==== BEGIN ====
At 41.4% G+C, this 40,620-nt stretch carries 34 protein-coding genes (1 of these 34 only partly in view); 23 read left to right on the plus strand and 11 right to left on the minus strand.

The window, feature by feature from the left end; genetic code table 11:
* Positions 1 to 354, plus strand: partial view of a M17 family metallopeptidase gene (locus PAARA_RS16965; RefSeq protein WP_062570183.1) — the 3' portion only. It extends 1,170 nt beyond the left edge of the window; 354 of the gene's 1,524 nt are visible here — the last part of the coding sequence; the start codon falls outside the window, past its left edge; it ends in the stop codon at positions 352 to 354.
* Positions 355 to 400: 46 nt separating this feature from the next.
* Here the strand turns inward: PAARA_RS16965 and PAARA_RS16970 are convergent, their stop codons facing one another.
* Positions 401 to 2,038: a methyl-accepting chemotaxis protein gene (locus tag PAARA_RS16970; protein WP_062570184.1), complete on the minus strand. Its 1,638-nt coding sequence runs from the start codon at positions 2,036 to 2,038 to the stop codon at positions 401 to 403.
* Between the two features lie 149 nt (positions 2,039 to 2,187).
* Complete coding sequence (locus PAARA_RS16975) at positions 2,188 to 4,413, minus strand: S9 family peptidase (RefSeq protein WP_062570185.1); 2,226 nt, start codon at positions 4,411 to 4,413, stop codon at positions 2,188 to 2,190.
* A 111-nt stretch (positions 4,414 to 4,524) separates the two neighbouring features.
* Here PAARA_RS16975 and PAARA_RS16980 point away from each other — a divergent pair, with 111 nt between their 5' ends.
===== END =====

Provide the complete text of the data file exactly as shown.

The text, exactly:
At 41.4% G+C, this 40,620-nt stretch carries 34 protein-coding genes (1 of these 34 only partly in view); 23 read left to right on the plus strand and 11 right to left on the minus strand.

The window, feature by feature from the left end; genetic code table 11:
* Positions 1 to 354, plus strand: partial view of a M17 family metallopeptidase gene (locus PAARA_RS16965; RefSeq protein WP_062570183.1) — the 3' portion only. It extends 1,170 nt beyond the left edge of the window; 354 of the gene's 1,524 nt are visible here — the last part of the coding sequence; the start codon falls outside the window, past its left edge; it ends in the stop codon at positions 352 to 354.
* Positions 355 to 400: 46 nt separating this feature from the next.
* Here the strand turns inward: PAARA_RS16965 and PAARA_RS16970 are convergent, their stop codons facing one another.
* Positions 401 to 2,038: a methyl-accepting chemotaxis protein gene (locus tag PAARA_RS16970; protein WP_062570184.1), complete on the minus strand. Its 1,638-nt coding sequence runs from the start codon at positions 2,036 to 2,038 to the stop codon at positions 401 to 403.
* Between the two features lie 149 nt (positions 2,039 to 2,187).
* Complete coding sequence (locus PAARA_RS16975) at positions 2,188 to 4,413, minus strand: S9 family peptidase (RefSeq protein WP_062570185.1); 2,226 nt, start codon at positions 4,411 to 4,413, stop codon at positions 2,188 to 2,190.
* A 111-nt stretch (positions 4,414 to 4,524) separates the two neighbouring features.
* Here PAARA_RS16975 and PAARA_RS16980 point away from each other — a divergent pair, with 111 nt between their 5' ends.